pre-configured to Eclipse and Netbeans, but it can also be compiled and
tested from line commands if you prefer that way.

Customization required to produce zero-errors code according to

  1. Changing XMLGregorianCalendar to Calendar:
    WSIMPORT uses JAXB to generate classes from the XSD Schemas documents
    and by default JAXB generates XMLGregorianCalendar from xsd:dateTime
    attributes definition. Since XMLGregorian calendar is not a href=''>Serializable
    type, FindBugs complains against that. We can workaround that applying
    a JAXB Customization in our XSD documents, as described in href=''>this

                 <jaxb:javaType name="java.util.Calendar"
                    printMethod="javax.xml.bind.DatatypeConverter.printDate" />
  2. @EJB remote interface requires Serializable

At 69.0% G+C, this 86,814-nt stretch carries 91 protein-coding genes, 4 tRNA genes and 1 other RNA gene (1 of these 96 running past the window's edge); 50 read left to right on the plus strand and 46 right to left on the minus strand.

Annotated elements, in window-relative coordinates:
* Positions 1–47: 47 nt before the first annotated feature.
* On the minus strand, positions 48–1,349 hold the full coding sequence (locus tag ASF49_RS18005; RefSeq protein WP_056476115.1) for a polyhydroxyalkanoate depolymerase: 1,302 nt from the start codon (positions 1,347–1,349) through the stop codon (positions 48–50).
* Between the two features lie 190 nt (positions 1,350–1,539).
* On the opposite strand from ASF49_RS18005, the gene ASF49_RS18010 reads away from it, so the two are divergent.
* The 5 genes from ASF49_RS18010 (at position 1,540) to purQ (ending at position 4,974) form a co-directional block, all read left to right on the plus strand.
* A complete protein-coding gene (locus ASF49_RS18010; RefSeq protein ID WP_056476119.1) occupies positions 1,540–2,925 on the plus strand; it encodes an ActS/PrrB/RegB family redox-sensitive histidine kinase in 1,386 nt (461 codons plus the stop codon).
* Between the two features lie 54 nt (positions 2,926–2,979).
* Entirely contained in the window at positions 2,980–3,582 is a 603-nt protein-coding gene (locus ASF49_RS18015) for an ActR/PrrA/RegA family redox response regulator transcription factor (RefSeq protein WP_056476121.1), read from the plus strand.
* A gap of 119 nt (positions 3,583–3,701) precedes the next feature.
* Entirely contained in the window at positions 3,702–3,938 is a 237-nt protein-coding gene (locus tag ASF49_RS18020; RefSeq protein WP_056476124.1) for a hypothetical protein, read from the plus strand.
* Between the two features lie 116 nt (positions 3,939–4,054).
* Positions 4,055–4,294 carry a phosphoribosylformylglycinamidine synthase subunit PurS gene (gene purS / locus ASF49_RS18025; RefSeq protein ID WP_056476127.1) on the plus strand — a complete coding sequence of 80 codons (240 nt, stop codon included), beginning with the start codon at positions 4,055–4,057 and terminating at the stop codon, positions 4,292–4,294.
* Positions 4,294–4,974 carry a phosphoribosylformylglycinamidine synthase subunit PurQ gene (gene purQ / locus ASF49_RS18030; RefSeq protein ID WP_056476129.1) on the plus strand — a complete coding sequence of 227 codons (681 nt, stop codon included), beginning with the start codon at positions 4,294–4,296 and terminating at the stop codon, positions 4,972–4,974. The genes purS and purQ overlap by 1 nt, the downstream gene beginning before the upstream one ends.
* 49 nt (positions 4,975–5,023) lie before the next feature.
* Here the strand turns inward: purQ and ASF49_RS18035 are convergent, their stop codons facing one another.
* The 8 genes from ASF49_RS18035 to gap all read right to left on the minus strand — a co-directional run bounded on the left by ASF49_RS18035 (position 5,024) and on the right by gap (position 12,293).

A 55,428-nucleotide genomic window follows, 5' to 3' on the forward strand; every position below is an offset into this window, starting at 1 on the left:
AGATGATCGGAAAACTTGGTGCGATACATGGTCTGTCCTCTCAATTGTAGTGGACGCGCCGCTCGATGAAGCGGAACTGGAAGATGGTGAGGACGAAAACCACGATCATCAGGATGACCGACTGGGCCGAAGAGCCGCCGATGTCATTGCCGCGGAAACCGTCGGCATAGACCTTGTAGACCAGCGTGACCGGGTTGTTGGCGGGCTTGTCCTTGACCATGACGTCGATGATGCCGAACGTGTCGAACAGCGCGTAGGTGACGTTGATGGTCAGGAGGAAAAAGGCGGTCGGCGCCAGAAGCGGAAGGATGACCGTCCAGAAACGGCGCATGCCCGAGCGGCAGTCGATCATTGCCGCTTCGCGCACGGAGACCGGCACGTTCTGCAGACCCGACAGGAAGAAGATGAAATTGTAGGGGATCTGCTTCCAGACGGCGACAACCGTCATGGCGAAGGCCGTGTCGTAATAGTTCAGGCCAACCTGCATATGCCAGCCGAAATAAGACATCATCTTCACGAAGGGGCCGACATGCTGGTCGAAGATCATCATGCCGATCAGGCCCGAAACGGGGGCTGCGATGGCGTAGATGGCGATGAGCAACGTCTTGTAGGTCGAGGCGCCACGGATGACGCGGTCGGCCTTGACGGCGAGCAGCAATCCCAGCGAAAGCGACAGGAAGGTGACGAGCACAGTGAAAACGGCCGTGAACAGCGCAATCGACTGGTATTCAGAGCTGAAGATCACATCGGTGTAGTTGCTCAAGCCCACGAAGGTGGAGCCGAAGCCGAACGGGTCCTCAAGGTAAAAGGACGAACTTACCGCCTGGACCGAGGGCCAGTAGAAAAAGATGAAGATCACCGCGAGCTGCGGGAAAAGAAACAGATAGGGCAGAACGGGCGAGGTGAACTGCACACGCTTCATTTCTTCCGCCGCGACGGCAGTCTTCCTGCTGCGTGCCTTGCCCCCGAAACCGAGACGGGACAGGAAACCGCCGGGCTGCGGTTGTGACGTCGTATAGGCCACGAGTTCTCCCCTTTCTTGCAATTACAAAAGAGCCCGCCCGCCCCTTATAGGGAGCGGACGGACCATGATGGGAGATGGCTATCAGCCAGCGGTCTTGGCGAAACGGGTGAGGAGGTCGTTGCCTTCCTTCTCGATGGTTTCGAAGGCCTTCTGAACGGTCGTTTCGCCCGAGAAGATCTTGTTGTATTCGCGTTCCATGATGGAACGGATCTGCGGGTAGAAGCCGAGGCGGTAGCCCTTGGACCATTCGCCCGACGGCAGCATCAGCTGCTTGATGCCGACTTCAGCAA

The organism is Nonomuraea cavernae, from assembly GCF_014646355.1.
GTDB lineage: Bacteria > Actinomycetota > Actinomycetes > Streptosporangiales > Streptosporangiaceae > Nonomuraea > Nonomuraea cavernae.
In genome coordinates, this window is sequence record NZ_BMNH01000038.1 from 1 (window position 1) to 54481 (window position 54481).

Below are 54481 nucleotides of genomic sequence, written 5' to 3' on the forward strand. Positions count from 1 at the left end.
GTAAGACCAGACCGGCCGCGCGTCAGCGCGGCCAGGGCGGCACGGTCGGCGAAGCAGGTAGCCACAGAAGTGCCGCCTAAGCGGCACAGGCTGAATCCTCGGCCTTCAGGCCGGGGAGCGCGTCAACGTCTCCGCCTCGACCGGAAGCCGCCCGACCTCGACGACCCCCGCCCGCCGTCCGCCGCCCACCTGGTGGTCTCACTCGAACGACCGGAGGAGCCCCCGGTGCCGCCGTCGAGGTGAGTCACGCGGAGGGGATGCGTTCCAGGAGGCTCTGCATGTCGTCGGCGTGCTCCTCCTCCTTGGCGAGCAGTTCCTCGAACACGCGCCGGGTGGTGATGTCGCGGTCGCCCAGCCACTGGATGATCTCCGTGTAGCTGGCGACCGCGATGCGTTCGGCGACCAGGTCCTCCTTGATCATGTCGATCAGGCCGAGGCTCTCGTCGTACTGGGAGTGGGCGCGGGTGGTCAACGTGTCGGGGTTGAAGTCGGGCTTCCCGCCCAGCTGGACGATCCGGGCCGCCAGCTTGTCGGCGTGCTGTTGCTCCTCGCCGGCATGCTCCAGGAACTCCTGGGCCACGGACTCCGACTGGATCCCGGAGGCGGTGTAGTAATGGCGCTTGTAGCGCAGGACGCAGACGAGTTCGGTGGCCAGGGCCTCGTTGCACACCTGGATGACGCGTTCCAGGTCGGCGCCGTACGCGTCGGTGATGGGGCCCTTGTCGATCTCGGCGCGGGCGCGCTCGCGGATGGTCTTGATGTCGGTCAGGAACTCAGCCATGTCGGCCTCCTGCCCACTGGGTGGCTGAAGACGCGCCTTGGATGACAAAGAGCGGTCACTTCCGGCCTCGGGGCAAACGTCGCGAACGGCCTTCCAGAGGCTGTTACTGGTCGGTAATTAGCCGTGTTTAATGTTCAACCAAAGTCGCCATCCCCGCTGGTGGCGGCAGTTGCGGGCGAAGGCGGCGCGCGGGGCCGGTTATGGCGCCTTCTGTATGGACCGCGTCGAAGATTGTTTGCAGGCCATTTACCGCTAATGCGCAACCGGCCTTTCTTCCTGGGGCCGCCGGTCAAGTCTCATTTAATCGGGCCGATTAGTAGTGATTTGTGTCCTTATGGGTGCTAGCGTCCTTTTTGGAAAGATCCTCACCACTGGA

: WSIMPORT generates non-serializable code from WSDL documents,
    but since I am using @Remote interfaces of EJB, the RMI messages
    requires their contents to be Serializable. The workaround of that was
    again another annotation in the XSD Schema:

                 <xjc:serializable uid="-6026937020915831338" />
                 <jaxb:javaType name="java.util.Calendar"
                    printMethod="javax.xml.bind.DatatypeConverter.printDate" />

And that's it, after this minor changes the FindBugs stopped to
bother me about bugs and I got my 100% clean code following FindBugs,
including the generated code. FindBugs checks the byte code of your
classes, it uses a more sophisticated strategy on checking how your code
works instead of how it is written as .java
document. A clean FindBugs code indicates the generated byte code is
sound - a good feeling for developers and better sleeping nights for
project managers.

Customization required to produce zero-errors code according to

PMD was a bit more complicated to satisfy since it is based on
java code analysis instead of the byte code. A bit more pedantic that
FindBugs, PMD is based on heuristics about the code statistics. If a